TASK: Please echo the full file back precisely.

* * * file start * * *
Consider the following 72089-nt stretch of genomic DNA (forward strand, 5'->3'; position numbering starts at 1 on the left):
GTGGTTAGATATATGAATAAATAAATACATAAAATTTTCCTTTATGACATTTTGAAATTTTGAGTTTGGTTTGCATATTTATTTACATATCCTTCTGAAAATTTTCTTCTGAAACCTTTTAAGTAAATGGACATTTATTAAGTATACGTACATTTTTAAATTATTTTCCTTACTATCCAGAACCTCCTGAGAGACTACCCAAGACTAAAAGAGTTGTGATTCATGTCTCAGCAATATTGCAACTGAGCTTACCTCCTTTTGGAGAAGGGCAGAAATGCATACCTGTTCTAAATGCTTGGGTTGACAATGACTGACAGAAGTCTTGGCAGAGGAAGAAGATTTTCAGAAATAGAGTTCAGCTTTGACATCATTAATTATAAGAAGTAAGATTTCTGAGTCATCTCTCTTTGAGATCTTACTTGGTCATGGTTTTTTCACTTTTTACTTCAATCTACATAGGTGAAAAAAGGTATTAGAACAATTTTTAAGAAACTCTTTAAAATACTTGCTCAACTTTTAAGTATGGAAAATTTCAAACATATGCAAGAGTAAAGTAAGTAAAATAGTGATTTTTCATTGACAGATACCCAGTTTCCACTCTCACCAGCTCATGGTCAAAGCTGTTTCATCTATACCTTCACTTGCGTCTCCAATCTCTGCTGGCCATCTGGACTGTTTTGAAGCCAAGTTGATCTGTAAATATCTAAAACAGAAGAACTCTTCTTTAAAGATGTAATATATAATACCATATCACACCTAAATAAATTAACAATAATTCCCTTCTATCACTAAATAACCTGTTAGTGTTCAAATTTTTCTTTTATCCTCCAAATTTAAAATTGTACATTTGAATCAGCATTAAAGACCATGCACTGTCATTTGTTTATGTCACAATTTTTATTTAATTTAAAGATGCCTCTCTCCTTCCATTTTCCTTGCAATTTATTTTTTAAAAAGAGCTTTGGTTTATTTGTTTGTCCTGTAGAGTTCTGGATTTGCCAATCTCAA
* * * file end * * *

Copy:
Consider the following 72089-nt stretch of genomic DNA (forward strand, 5'->3'; position numbering starts at 1 on the left):
GTGGTTAGATATATGAATAAATAAATACATAAAATTTTCCTTTATGACATTTTGAAATTTTGAGTTTGGTTTGCATATTTATTTACATATCCTTCTGAAAATTTTCTTCTGAAACCTTTTAAGTAAATGGACATTTATTAAGTATACGTACATTTTTAAATTATTTTCCTTACTATCCAGAACCTCCTGAGAGACTACCCAAGACTAAAAGAGTTGTGATTCATGTCTCAGCAATATTGCAACTGAGCTTACCTCCTTTTGGAGAAGGGCAGAAATGCATACCTGTTCTAAATGCTTGGGTTGACAATGACTGACAGAAGTCTTGGCAGAGGAAGAAGATTTTCAGAAATAGAGTTCAGCTTTGACATCATTAATTATAAGAAGTAAGATTTCTGAGTCATCTCTCTTTGAGATCTTACTTGGTCATGGTTTTTTCACTTTTTACTTCAATCTACATAGGTGAAAAAAGGTATTAGAACAATTTTTAAGAAACTCTTTAAAATACTTGCTCAACTTTTAAGTATGGAAAATTTCAAACATATGCAAGAGTAAAGTAAGTAAAATAGTGATTTTTCATTGACAGATACCCAGTTTCCACTCTCACCAGCTCATGGTCAAAGCTGTTTCATCTATACCTTCACTTGCGTCTCCAATCTCTGCTGGCCATCTGGACTGTTTTGAAGCCAAGTTGATCTGTAAATATCTAAAACAGAAGAACTCTTCTTTAAAGATGTAATATATAATACCATATCACACCTAAATAAATTAACAATAATTCCCTTCTATCACTAAATAACCTGTTAGTGTTCAAATTTTTCTTTTATCCTCCAAATTTAAAATTGTACATTTGAATCAGCATTAAAGACCATGCACTGTCATTTGTTTATGTCACAATTTTTATTTAATTTAAAGATGCCTCTCTCCTTCCATTTTCCTTGCAATTTATTTTTTAAAAAGAGCTTTGGTTTATTTGTTTGTCCTGTAGAGTTCTGGATTTGCCAATCTCAA